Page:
Partner Teri Shepherd
Frances Faye (November 4, 1912 – November 8, 1991) was an American cabaret and show tune singer and pianist. Born to a working-class Jewish family in Brooklyn, New York City, she was a second cousin of actor Danny Kaye. From 1940–1951 Spivy ran her own nightclub, Spivy's Roof, on New York's East 57th Street. The club was noted for its tolerance of gay performers and patrons; Spivy herself was a lesbian in private life. Among the artists who performed there were Frances Faye, Mabel Mercer, Moms Mabley, Thelma Carpenter, Paul Lynde, Martha Raye, Bea Arthur, Liberace, and actor-magician Fred Keating.
Born as Frances Cohen, Faye's showbiz career began at the age of 15 in nightclubs where she first became a star. She appeared in one Bing Crosby film; Double or Nothing singing "After You". She wrote the song "Well All Right" recorded by the Andrews Sisters. Faye made her solo recording debut in 1936. Her act became famous for including double entendres and references to homosexuality and lesbianism. Faye herself was bisexual and hinted at this frequently in her act; she would often playfully alter pronouns in love songs or weave her girlfriend's name into lyrics of song. For instance, she inserted "it's a Teri, Teri day" into "The Man I Love" and on national television sang "why do all the boys treat Teri so right" in "I Wish I Could Shimmy Like My Sister Kate."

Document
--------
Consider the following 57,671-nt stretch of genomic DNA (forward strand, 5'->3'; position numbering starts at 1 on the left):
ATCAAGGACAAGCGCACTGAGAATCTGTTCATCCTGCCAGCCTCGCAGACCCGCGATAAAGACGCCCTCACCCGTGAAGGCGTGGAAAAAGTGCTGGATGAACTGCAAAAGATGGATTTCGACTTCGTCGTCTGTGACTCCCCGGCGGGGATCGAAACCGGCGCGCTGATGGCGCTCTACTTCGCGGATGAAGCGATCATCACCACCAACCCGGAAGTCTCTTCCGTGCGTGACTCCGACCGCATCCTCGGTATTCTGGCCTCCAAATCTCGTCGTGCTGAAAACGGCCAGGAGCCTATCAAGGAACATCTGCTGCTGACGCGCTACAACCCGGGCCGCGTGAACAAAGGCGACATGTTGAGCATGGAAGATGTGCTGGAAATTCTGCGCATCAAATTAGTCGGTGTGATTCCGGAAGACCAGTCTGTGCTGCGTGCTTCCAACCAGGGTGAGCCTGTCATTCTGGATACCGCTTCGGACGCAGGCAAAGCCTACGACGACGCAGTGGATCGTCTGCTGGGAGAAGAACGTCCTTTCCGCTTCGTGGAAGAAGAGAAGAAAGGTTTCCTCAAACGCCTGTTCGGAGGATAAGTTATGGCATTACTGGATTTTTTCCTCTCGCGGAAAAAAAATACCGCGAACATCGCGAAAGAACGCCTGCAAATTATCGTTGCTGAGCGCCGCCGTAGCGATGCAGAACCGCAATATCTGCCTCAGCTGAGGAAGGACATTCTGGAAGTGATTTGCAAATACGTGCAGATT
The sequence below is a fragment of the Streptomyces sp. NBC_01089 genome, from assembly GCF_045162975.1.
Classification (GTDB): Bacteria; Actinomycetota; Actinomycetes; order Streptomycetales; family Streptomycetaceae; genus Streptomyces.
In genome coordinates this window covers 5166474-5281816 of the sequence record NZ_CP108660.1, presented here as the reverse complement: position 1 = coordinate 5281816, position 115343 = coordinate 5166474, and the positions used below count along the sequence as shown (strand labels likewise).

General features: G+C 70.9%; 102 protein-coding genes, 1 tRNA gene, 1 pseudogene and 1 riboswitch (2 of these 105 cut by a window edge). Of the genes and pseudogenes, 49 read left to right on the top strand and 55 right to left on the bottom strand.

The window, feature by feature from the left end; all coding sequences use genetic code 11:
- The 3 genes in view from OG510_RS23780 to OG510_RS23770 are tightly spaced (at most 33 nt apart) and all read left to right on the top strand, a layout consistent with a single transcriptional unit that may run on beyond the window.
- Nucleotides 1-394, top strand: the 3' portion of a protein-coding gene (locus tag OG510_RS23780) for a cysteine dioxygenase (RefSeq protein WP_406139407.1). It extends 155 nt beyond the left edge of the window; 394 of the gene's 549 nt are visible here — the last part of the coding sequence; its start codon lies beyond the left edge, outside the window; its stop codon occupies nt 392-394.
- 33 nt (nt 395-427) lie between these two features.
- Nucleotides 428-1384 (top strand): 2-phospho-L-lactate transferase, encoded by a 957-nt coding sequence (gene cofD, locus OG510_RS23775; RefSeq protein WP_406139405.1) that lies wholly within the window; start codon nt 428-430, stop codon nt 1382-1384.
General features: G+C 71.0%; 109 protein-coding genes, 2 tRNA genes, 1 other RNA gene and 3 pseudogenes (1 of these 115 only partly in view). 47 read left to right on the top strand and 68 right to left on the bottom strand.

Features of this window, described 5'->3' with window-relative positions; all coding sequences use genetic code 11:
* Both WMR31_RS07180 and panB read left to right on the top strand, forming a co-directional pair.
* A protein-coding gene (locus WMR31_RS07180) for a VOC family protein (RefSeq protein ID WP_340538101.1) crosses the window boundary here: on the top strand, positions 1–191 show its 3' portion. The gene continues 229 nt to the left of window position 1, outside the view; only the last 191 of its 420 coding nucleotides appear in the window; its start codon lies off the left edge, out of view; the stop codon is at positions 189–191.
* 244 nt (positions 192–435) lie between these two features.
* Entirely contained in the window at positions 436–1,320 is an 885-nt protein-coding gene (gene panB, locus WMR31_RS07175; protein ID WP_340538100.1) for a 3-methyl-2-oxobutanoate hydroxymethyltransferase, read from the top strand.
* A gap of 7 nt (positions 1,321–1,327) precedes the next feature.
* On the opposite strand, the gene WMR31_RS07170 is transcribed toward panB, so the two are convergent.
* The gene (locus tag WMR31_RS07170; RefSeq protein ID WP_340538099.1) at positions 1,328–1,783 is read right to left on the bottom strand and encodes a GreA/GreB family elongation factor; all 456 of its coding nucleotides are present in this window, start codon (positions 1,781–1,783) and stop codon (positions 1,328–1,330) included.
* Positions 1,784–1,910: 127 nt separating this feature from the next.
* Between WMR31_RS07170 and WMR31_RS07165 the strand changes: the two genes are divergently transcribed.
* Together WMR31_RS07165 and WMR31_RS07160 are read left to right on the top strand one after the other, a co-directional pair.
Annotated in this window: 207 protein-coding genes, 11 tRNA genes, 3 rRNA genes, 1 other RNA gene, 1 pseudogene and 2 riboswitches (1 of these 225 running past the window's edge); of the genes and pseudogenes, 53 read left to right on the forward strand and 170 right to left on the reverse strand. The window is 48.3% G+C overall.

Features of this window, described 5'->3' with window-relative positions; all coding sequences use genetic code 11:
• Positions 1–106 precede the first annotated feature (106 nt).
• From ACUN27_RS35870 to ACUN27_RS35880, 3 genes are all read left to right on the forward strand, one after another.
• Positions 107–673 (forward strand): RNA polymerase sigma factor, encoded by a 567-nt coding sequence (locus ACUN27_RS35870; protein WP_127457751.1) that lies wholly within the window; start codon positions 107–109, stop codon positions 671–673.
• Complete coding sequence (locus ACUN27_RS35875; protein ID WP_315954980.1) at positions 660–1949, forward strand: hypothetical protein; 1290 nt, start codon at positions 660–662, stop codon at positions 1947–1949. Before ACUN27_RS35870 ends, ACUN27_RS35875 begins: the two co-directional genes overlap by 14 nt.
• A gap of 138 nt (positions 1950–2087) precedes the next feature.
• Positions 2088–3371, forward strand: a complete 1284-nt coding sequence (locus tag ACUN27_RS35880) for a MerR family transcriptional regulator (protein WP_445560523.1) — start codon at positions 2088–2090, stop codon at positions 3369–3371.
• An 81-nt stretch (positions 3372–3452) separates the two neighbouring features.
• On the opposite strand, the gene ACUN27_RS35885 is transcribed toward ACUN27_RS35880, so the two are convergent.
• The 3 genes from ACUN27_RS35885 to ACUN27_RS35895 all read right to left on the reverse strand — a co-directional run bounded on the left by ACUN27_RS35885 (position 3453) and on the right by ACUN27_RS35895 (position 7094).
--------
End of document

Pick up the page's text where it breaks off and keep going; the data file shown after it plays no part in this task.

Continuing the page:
She recorded about a dozen albums for many different record labels, including Capitol Records and Imperial Records and jazz labels Verve Records and Bethlehem Records.
Faye was married twice in the 1940s. In the late 1950s, a woman named Teri Shepherd became her manager and lifelong partner. Shepherd discussed her relationship with Faye in Bruce Weber's 2001 film Chop Suey.
Faye was arrested in 1955 on a narcotics charge in Los Angeles; police asserted that she and the three men arrested at the same time possessed marijuana.
During in the 1960s, Faye suffered a number of health related problems brought on by a hip accident in 1958. She nevertheless continued to tour into the early 1980s. Peter Allen credited her as a major influence and had Faye sing the vocals on the track "Just a Gigolo (Schoner Gigolo)" on his 1974 album, Continental American.
She returned to film in 1978, playing an elderly cocaine-sniffing madam in the Louis Malle film Pretty Baby. She retired shortly afterwards. At the time of her death in 1991, aged 79, she was living with Shepherd.
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